The mechanism of the present invention has been described on the basis of the reaction between alumina and the chlorine radical by taking the etching chamber constituted by aluminum whose surface is anodized as an example. According to the present invention, a reaction between an etching chamber and a reaction gas can be suppressed with almost the same mechanism even if the etching chamber is constituted by another material.

For example, when an etching chamber is made of stainless steel, the surface of the etching chamber is normally mainly covered with chromium oxide.

The equilibrium state of a reaction between a chlorine radical and chromium oxide covering this surface is represented by formula (6) similar to formula (3) described above:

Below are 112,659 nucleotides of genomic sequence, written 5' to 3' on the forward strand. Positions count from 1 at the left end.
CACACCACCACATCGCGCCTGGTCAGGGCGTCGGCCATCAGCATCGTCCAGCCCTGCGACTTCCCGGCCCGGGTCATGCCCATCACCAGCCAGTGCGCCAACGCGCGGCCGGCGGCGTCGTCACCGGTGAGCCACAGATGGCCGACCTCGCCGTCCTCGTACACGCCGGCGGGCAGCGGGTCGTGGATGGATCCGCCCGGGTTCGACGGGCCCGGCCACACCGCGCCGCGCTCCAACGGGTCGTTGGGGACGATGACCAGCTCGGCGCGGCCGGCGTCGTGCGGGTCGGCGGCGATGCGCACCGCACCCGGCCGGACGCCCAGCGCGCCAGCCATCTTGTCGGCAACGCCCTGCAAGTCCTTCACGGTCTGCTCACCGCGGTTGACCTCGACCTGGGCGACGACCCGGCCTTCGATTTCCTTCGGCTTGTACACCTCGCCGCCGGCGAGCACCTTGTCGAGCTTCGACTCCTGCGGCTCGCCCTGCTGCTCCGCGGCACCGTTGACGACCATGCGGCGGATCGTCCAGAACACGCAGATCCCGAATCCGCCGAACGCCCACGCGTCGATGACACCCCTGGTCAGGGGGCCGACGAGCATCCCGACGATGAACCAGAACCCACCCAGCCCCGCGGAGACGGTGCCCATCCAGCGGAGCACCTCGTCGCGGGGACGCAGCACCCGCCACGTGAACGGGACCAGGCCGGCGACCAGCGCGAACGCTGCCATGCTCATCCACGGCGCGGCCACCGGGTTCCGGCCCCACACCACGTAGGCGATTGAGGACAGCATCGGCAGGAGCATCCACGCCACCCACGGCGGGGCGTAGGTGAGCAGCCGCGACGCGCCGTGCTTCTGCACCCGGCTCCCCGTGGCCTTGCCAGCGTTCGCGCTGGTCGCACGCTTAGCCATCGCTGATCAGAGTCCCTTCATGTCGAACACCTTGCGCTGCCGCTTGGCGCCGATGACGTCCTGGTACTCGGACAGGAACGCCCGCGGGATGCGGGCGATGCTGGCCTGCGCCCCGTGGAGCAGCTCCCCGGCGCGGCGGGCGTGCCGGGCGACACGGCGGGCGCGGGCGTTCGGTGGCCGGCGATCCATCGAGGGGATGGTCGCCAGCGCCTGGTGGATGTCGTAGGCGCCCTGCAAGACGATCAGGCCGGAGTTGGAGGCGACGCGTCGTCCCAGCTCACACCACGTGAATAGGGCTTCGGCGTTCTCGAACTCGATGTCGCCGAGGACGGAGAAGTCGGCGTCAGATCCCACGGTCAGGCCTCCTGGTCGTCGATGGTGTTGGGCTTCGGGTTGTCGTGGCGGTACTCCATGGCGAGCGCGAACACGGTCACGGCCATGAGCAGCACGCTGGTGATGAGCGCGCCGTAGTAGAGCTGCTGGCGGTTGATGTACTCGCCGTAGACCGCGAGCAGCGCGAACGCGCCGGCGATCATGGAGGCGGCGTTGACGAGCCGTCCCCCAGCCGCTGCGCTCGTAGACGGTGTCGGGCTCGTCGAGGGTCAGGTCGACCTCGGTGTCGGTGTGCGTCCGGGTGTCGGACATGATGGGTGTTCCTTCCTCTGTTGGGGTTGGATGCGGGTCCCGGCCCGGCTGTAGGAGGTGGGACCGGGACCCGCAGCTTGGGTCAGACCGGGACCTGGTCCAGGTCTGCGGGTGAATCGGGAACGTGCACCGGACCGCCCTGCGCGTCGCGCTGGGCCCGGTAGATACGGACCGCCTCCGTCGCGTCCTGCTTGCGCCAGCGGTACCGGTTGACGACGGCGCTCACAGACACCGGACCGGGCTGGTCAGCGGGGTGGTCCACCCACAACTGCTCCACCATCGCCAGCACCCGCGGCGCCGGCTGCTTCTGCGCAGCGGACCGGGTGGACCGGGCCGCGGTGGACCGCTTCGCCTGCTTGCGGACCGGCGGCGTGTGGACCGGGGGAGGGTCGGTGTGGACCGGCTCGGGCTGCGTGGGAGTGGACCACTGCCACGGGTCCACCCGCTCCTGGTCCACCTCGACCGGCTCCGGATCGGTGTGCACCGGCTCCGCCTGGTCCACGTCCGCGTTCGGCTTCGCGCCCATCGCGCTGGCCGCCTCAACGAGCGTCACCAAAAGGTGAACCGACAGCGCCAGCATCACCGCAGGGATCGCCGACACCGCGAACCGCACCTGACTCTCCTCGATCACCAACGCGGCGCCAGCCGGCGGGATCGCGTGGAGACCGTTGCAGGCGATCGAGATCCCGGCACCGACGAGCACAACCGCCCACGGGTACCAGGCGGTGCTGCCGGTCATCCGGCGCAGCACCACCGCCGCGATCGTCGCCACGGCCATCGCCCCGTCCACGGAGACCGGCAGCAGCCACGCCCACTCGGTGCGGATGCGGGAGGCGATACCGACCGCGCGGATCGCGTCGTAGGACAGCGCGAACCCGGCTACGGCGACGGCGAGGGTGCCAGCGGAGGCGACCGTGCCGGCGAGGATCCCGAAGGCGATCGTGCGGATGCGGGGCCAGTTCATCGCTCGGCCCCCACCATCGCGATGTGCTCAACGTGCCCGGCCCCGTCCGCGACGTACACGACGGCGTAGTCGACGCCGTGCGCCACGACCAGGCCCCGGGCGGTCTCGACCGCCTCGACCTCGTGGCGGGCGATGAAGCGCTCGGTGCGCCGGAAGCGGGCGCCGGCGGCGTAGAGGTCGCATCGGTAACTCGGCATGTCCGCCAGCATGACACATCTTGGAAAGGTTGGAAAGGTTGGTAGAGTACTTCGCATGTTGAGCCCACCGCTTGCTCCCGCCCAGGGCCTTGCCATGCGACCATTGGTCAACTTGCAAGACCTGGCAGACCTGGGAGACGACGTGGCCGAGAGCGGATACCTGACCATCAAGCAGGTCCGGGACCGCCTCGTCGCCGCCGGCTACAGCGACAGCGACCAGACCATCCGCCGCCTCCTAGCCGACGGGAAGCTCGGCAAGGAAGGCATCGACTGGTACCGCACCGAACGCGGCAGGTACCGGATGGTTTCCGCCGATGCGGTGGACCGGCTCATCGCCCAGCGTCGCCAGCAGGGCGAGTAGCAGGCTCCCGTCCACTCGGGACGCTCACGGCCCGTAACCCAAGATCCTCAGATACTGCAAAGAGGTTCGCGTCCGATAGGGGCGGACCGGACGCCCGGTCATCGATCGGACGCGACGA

12Cl. g!+2Cr2 O3  s!→4CrCl3  g!+302  g!(6)

The equilibrium constant of this formula at 25 C. is 7.61070. This indicates that a reaction of generating chromium chloride (CrCl3) is accelerated as in the reaction of alumina.

In contrast to this, when the oxygen radical is present in the reaction system, the equilibrium state is represented by formula (7) as follows:

12Cl. g!+2Cr2 O3  s!→4CrCl3  g!+60. g!(7)

The equilibrium constant of this formula at 25 C. is 1.910-173. This reveals that the oxygen radical suppresses the reaction of generating chromium chloride as in the reaction of alumina described above.

Similarly, a reaction between the chlorine radical and silicon oxide can be suppressed by mixing an oxygen gas or gas containing oxygen or moisture with the reaction gas even if the material of the chamber is silicon oxide such as quartz.